Today, geographic knowledge is a valuable commodity, especially in government. Geographic knowledge is used successfully in a multitude of applications and provides a critical infrastructure to improve planning, management, and decision making. Data sharing has been key to this success—many government agencies consider sharing to be a key component of their mission, and data clearinghouses have greatly improved access—but these efforts have not resulted in a true geospatial framework.
To realize such a framework, we need to move beyond sharing of GIS databases and into an era of shared geoservices. GIS professionals in government will play a large role in creating these shared services, and GIS professionals everywhere will leverage these geoservices to open up access to geographic knowledge to large numbers of new users through new types of applications, providing authoritative data, high-quality maps, visualizations, spatial analysis, and models to new audiences.
The GeoWeb makes geographic knowledge more accessible to people who are not trained in geography or GIS, but who still have much to benefit. In this next wave, GIS professionals will increasingly be called on to create this geographic knowledge and set the context for its use. We already see this happening today.
Sharing Geographic Knowledge
The fundamental difference between the Web platform and the other platforms that GIS has historically embraced is that the Web is transforming access to the global geographic knowledge base, taking what were dispersed bits of knowledge and making them more available, usable, and collaborative. And the GIS user community is leading this movement by transforming its datasets into services so those published services can be mashed up with other Web services and made available for new audiences.
Sharing of geographic knowledge on the GeoWeb is enabled by a new breed of geoservers. These servers are easy to use, standards based, collaborative, and key to leveraging the billions of dollars already invested by the GIS community in developing basemaps, thematic datasets, and other geographic knowledge.
One particularly interesting aspect of sharing geographic knowledge on the GeoWeb involves user-generated content (UGC)/volunteered geographic information (VGI). There can be major differences between the authoritative content developed in a professional GIS workflow and the casual content volunteered by people on the GeoWeb. Both types of information can be valuable, but we need to remember that certain types of decisions need to be made from verified, authoritative content to ensure reliability and accuracy of the decision.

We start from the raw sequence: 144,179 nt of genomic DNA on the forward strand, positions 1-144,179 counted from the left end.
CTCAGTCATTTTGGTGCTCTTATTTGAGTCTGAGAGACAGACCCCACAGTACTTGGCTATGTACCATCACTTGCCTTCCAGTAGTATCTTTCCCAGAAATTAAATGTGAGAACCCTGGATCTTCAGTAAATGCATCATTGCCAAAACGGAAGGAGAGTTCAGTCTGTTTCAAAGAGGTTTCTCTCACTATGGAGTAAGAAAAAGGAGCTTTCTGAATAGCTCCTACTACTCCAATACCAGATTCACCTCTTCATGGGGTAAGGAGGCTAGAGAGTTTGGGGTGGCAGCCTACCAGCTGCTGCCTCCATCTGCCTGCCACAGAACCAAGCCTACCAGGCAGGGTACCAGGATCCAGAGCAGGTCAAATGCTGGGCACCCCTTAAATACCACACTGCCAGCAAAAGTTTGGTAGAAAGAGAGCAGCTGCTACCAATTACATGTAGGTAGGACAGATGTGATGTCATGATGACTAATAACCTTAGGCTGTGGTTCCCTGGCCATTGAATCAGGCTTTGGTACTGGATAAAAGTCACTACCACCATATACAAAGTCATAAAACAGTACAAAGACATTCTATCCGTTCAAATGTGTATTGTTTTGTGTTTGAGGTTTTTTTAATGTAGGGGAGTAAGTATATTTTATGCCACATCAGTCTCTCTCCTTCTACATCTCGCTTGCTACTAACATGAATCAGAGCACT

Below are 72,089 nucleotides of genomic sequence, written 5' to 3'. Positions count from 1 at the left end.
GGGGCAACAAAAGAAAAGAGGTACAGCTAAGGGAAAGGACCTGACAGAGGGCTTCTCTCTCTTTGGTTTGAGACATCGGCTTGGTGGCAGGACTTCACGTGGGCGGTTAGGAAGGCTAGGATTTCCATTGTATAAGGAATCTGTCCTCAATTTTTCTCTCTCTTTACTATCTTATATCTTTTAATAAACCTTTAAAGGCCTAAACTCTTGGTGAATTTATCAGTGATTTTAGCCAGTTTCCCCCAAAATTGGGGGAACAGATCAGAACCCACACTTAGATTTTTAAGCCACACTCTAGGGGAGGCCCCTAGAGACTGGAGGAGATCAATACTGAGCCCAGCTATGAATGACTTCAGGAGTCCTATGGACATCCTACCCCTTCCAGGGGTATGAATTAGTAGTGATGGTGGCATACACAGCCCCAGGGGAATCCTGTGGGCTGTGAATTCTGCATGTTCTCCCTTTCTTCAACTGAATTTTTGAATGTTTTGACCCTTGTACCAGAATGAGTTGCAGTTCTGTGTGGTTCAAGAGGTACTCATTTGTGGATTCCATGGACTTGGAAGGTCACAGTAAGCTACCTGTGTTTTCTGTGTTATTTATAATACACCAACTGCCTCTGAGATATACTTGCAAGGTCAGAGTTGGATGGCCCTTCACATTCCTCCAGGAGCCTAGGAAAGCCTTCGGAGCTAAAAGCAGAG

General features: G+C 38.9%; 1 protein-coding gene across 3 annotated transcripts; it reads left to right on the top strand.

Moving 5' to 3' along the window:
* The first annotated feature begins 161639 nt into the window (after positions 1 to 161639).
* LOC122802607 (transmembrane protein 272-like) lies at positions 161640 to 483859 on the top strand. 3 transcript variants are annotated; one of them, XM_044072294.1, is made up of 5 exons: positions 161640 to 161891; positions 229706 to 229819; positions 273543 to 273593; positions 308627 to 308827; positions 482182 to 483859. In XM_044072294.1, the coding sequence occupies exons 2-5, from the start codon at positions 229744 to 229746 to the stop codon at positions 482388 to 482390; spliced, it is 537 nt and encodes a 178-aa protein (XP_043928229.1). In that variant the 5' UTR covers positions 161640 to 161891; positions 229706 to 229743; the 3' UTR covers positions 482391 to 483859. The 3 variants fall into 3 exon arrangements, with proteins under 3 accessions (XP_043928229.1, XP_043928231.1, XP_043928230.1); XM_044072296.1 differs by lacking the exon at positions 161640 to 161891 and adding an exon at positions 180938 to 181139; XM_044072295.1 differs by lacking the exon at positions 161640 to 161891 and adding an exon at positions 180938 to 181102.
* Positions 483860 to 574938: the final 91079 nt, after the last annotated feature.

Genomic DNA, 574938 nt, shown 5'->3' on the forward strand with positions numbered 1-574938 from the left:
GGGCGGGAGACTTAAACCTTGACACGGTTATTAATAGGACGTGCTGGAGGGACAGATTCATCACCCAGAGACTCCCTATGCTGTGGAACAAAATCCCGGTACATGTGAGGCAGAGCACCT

GIS Professionals Are More Relevant Than Ever
Geography and GIS bring together information from many different fields and sciences—physical, social, cultural, and design—and integrate the resulting geographic knowledge across disciplines through mapping and modeling of spatial relationships and patterns. Geographers and GIS professionals then apply this knowledge across government and industry. GIS is an integrative platform that brings information together and facilitates coordination and cooperation across organizations and disciplines. The result is a new approach to problem solving: The Geographic Approach.
The Geographic Approach can be characterized as quantitative, systematic, analytic, and representative of integrated thinking. GIS professionals provide the skills and understanding to apply this approach in ways that are responsive to the needs of their organizations. Demand for these talents is increasing rapidly because most people trained in domain-specific disciplines do not have the same level of exposure to multidisciplinary problem solving and integrative thinking as geography and GIS professionals.